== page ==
Aided by a strong soundtrack of popular tunes not to mention an intriguing score from Matthew Herbert, the film gets the overbaked sunniness of Los Angeles completely right and always places our leading lady in locations that feel like the real world. She lives in the style of apartment and drives the type of car someone with her job would and Moore, as usual, totally loses herself in the role. Though the film does have some melancholy moments laced throughout it ends with a hopeful bang (and, of course, on the dancefloor) as Moore takes us through a whole range of emotions as Laura Branigan’s Gloria plays in the background.  It’s easy to see why many people are highlighting this last scene as a standout but it’s just one of many moments in the film that showcases the star becoming one with the material/character.  Another winning performance from Moore and a worthwhile film to see.

Down From the Shelf ~ The Goonies

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The Facts:

Synopsis: In order to save their home from foreclosure, a group of misfits set out to find a pirate’s ancient treasure.

Stars: Sean Astin, Josh Brolin, Martha Plimpton, Corey Feldman, Jeff Cohen, Kerri Green, Ke Huy Quan, Anne Ramsey, Robert Davi, Joe Pantoliano

Director: Richard Donner

Rated: PG

Running Length: 114 minutes

TMMM Score: (8/10)

Review: I was still a tad too young to catch The Goonies during its first run in theaters during the summer of 1985 but boy do I wish I had.  Though I’ve seen it countless times since then on television, at sleepovers, and at any number of midnight screenings I would have loved to have been there on its June opening weekend.

Released in that magical early to mid-‘80s time when Steven Spielberg had his hand in everything, The Goonies is, like 1982’s Poltergeist, one of the few films that Spielberg either wrote or provided the storyline for and its themes of friendship, family, and love of home is classic Spielberg.  Focusing on a group of friends that hunt for a fabled pirate’s treasure as a way to help their families fight off land hungry developers, it may be turning 30 years old in 2015 but it’s held up remarkably well.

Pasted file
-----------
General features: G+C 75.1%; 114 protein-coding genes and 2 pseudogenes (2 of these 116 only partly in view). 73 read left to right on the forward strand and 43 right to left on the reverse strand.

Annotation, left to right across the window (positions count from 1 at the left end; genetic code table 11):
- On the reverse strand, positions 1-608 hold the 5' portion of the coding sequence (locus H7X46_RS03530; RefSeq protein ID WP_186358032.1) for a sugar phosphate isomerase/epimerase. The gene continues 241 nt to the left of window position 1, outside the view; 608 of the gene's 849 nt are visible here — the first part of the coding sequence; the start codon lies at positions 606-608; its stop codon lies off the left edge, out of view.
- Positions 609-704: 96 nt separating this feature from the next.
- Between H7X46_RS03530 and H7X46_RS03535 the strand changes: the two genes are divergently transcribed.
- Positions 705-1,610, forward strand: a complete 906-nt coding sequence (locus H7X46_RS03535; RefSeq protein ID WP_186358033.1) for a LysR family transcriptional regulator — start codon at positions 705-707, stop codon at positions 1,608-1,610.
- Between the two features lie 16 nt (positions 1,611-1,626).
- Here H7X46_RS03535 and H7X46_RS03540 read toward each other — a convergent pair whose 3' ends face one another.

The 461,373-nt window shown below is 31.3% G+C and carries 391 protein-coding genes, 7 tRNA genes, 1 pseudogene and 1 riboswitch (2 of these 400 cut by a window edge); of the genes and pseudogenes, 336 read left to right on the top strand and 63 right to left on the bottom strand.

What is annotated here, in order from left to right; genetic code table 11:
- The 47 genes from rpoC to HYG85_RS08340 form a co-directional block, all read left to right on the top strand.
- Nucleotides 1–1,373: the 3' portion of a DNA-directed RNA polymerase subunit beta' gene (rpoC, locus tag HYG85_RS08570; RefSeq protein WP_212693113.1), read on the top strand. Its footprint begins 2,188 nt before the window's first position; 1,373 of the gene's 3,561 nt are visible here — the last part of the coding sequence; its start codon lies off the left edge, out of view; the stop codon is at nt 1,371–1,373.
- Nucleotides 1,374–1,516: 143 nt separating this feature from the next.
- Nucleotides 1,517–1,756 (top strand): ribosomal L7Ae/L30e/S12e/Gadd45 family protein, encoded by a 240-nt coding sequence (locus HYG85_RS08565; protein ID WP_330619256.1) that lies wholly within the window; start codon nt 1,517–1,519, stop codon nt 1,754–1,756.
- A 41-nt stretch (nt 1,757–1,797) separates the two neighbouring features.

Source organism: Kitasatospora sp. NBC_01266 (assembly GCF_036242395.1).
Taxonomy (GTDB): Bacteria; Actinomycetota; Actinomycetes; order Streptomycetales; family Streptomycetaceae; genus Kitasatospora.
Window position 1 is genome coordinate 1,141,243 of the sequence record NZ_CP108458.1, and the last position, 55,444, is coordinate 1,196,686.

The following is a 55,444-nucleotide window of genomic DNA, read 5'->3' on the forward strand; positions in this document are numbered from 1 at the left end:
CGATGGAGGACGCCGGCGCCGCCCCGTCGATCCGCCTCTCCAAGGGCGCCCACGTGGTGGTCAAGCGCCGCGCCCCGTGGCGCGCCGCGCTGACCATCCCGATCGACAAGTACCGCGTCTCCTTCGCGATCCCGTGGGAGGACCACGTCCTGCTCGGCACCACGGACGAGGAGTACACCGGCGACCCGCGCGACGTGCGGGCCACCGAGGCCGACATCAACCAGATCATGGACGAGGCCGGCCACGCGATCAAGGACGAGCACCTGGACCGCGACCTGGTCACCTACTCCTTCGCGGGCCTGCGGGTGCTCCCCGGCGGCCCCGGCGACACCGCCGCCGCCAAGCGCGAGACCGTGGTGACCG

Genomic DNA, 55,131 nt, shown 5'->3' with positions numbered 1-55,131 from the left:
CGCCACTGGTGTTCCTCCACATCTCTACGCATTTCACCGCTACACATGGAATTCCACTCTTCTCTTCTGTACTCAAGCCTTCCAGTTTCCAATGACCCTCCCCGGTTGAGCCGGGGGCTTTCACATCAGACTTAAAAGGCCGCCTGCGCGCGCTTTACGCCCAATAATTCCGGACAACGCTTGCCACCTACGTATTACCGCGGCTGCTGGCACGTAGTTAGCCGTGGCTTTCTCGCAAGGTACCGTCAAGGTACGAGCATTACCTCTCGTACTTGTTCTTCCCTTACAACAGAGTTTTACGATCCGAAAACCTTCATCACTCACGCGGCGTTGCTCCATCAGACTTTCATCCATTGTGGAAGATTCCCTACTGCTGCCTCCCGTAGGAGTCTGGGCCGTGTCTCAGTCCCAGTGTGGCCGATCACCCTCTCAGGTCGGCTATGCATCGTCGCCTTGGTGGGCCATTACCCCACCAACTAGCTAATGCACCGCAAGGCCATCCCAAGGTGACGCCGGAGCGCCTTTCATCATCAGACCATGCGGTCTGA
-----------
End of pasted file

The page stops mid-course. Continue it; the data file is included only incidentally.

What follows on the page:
That’s partly due to the fact that the film isn’t a splashy effects driven kind of summer fare that were starting to become de rigueur in the ‘80s.  It’s filled with mostly practical effects as the gang of Goonies outwit escaped gangsters (the marvelously droll trio of Anne Ramsey, Robert Davi, and Joe Pantoliano) and maneuver past a series of dangerous booby traps as they track down the hidden fortune.  Because it’s so centered on the friends themselves and not popular culture of the day, it works as both a time capsule of teen-friendly entertainment and a timeless exercise in big thinking adventure.

There’s a lot of ground to cover in two hours and watching it again recently I marveled at how fast it gets going.  Director Richard Donner (Ladyhawke) had a lot of plot points and characters to juggle and he manages (with the help of Chris Columbus’s slick script) to give each actor their own time to shine.  It helps that the young cast is quite engaging, and it was no shocker that most went on to successful careers as adults.  Sean Astin (Rudy) makes for a splendid every-boy kinda lead, young enough to not be a hormonal threat to tween girls and old enough for boys his same age to want to be like him.  Future Oscar nominee Josh Brolin (Inherent Vice) is his understanding older brother while Corey Feldman, Ke Huy Quan, and Jeff Cohen are his partners in goofball crime.  Martha Plimpton and Kerri Green prove themselves to be more than the token sassy girl/pretty girl (respectively) because Columbus treats them as equals to the boys.

If I’m being honest the movie starts to lose steam in the last fifteen minutes, right when it starts to really count.  I’ve been known to watch the first 90 minutes before either conking out or switching to a different channel because the dénouement and wrap-up have always felt like a let-down after all that had come before it.  Even so, the film is downright hilarious at times (mostly thanks to Cohen’s uproarious performance as a roly-poly mini used car salesman of a character) and still sucks me in to the Goonies adventure of a lifetime almost from the get-go.

Rumors abound that a long-awaited sequel (or stage musical!) are in the planning stages and I’d like to respectfully request that neither come to fruition.  I don’t think the film needed a sequel in the first place and if a second installment was ever in the works that should have been taken care of in the late ‘80s or early ‘90s.  And a musical?  Yeesh…though a Ballad of One-Eyed Willie might become the new Defying Gravity if they play their cards right…